Celebrating Carter G. Woodson- The Father of Black History

Irv Randolph | 2/8/2016, 11:21 a.m.
As we celebrate Black History Month it is important to remember the man who made it all possible – Carter ...
Carter G. Woodson Courtesy of nps.gov

Editor’s note: Throughout Black History Month, South Jersey Journal will highlight a leading figure in African American history. This column was first printed in the February 2014 issue of South Jersey Journal.

As we celebrate Black History Month it is important to remember the man who made it all possible – Carter G. Woodson known as the father of Black History in America.


Irv Randolph

As with many celebrations and holidays, we often know very little about its origins and its creator. For instance, how many of us know who created Mother’s Day or Flag Day? I would guess not many. But when it comes to Black History Month the man responsible for this celebration was quite a history maker himself.

Many of us know that W.E.B. DuBois was the first African American to earn a PhD at Harvard University in 1895. But how many of us know that in 1912, Woodson became the second African American to earn his PhD at Harvard.

The story of how he achieved that distinction – is an inspirational one of strong will and determination.

Born on December 19, 1875 in New Canton, Buckingham County, Virginia, to former slaves, Woodson understood early on the importance of education.

Woodson was able to learn the fundamentals of common school subjects by the age of 17 largely by self-instruction. He did not begin his formal education until he was 20 years old. His dedication to study enabled him to earn a high school diploma in Huntington, West Virginia while earning a living as a coal miner. He received his bachelor and master’s degree from the University of Chicago before going to Harvard to earn his doctorate in history.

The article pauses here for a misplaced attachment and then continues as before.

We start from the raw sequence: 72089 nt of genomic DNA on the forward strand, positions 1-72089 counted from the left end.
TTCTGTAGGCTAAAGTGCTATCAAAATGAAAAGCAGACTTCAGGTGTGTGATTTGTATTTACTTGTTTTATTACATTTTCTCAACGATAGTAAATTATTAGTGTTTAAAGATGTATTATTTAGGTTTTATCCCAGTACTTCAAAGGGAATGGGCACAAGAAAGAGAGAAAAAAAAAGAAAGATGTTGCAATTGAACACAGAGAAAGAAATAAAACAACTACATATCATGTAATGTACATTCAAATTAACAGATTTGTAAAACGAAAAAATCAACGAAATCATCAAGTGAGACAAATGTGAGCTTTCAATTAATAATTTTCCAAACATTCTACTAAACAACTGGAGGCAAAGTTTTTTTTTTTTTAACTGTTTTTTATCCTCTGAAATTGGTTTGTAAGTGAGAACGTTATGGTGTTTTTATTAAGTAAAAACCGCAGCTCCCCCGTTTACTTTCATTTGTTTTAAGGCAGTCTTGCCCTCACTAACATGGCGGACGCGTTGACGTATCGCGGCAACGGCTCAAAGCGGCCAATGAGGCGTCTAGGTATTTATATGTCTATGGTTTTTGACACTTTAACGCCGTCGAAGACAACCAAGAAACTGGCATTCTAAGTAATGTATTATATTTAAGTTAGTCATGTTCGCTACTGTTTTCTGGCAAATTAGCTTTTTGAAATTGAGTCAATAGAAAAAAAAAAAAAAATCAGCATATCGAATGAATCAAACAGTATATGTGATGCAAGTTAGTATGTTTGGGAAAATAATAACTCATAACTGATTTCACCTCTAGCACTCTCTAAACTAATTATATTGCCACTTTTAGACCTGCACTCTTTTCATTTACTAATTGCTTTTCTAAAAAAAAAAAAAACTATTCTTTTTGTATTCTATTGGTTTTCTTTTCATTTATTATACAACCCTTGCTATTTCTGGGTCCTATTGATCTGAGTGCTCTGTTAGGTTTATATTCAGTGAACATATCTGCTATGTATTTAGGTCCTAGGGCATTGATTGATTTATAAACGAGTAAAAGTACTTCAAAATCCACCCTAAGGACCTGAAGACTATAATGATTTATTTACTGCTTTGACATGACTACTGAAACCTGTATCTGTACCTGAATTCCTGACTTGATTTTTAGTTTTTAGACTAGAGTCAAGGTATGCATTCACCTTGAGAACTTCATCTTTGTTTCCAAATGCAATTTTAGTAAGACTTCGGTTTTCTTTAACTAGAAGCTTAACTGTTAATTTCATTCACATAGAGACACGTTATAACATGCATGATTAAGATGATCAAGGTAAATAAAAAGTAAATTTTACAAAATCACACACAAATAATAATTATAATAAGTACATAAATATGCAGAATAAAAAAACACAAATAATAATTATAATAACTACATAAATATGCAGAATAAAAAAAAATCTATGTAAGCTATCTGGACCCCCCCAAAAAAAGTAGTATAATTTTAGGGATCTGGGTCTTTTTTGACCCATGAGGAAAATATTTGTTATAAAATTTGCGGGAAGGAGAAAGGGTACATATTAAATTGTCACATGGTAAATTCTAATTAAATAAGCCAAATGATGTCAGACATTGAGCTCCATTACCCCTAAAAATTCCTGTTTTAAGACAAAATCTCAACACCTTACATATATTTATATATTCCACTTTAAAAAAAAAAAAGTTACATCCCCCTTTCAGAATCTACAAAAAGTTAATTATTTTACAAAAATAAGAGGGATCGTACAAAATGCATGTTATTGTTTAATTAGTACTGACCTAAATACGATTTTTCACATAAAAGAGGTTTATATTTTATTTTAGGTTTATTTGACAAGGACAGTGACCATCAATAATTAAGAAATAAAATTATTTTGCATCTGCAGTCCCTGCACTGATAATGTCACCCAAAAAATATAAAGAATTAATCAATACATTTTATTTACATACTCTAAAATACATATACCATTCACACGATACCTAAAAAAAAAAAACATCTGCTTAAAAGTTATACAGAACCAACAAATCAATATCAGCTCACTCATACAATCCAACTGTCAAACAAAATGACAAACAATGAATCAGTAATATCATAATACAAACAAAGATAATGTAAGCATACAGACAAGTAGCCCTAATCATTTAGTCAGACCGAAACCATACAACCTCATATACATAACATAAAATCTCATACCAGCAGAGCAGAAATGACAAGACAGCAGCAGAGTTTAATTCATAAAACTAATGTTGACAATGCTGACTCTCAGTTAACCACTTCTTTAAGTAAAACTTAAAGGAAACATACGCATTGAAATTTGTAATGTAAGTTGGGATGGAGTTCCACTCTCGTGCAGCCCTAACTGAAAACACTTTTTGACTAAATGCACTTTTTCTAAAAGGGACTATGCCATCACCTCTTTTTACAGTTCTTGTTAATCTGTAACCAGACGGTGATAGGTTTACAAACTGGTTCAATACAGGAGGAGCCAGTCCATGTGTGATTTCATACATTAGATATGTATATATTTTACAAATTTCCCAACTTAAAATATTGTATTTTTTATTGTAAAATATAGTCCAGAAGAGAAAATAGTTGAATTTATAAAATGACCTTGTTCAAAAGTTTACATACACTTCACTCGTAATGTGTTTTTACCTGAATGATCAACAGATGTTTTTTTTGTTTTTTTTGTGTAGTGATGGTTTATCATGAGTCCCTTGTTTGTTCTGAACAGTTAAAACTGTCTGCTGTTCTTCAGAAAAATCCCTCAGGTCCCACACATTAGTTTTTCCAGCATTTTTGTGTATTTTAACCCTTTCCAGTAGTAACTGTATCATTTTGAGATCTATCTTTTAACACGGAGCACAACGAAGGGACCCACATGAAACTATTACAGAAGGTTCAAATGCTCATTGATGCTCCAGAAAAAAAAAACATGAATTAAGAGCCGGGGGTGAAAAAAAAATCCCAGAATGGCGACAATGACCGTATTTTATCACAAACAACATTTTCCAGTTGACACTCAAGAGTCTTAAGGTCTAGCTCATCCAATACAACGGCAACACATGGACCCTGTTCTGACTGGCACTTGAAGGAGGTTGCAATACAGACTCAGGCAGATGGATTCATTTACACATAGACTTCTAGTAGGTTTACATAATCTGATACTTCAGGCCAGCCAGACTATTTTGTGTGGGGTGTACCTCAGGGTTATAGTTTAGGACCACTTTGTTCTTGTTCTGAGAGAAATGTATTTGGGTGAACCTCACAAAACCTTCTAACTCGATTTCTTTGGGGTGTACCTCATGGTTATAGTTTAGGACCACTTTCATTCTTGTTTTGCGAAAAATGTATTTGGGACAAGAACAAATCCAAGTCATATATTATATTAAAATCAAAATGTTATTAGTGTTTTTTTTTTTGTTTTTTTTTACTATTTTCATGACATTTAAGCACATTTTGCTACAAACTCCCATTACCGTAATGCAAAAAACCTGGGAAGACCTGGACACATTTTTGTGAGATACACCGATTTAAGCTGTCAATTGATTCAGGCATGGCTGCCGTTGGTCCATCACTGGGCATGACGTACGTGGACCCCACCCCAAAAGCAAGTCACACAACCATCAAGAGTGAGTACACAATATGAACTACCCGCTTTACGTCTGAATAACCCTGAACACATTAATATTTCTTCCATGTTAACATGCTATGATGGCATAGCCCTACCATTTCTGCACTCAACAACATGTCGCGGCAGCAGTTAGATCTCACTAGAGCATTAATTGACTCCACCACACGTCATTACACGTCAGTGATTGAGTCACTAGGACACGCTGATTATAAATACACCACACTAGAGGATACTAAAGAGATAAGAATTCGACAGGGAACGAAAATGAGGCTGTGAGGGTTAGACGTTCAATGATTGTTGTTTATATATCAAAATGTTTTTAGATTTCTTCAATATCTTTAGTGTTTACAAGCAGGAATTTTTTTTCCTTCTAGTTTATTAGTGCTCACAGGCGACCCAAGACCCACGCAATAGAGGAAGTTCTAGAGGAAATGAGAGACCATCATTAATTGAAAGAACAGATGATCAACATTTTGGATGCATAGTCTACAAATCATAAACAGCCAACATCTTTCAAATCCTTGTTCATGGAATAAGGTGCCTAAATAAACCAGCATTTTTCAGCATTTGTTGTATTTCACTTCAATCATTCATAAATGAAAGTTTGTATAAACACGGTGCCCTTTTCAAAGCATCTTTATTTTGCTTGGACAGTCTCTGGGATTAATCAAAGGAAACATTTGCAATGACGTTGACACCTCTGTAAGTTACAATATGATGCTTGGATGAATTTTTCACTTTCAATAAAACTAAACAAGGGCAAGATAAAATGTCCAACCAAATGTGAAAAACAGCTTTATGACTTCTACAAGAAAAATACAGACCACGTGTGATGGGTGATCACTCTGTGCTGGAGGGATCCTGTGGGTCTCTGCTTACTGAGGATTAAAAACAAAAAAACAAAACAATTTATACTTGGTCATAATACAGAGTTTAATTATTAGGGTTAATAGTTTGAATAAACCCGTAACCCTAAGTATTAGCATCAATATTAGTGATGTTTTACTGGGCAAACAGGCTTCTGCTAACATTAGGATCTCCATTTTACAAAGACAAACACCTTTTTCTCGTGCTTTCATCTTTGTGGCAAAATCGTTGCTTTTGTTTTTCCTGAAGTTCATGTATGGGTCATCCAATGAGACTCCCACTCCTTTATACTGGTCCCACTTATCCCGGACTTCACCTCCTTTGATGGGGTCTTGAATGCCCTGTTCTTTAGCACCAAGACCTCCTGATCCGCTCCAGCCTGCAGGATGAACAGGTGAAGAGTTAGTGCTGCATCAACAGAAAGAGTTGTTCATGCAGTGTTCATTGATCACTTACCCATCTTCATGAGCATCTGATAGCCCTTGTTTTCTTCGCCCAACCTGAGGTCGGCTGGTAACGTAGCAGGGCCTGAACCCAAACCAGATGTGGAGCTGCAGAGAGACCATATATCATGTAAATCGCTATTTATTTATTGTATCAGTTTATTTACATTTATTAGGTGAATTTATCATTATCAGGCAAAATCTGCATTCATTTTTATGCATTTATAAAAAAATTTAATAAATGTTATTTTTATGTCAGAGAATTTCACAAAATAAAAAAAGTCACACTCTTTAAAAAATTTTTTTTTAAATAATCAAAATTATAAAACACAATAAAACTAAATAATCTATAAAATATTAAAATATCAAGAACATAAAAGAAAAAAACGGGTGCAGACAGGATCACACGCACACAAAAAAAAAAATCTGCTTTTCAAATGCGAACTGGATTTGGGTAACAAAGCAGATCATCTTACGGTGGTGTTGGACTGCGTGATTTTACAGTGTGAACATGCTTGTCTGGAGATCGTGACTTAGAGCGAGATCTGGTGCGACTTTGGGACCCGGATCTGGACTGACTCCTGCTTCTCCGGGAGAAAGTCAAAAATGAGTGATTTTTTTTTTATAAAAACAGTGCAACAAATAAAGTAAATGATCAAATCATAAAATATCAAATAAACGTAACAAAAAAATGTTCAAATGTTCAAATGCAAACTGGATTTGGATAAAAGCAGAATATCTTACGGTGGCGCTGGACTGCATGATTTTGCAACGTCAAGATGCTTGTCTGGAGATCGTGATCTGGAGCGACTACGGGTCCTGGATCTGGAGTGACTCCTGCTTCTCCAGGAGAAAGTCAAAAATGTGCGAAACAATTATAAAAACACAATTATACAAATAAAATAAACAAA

Just three years after earning his doctorate degree, in 1915 Woodson founded the Association for the Study of Negro Life and History, now called the Association for the Study of African American Life and History (ASLAH). As a testament to Woodson’s pioneering leadership and vision ASLAH is still going strong publishing historical research and holding conferences on black history.

Under Woodson’s leadership, the Association created the Journal of Negro History (1916) and the Negro Bulletin (1937) which provided research and publication outlets for black scholars.

In 1926, Woodson initiated the celebration of Negro History Week to popularize knowledge of black history. The celebration was held in February because it corresponded with the birthdays of the great abolitionist Frederick Douglas who was born on February 20 and the “great emancipator” Abraham Lincoln who was born on February 12. It was not until 1976 that the celebration was expanded to include the entire month of February.

That’s how Black History Month came to be but that doesn’t tell the story of why Woodson created a celebration of black history.

For Dr. Woodson the knowledge and dissemination of authentic black history was an imperative.

At the time, black history in schools was either ignored or distorted.

In the introduction to Woodson’s compelling book “The Miseducation of the Negro,” published in 1933, noted historian Charles H. Wesley and Thelma D. Perry, the authors give some insight into Woodson views on education and history: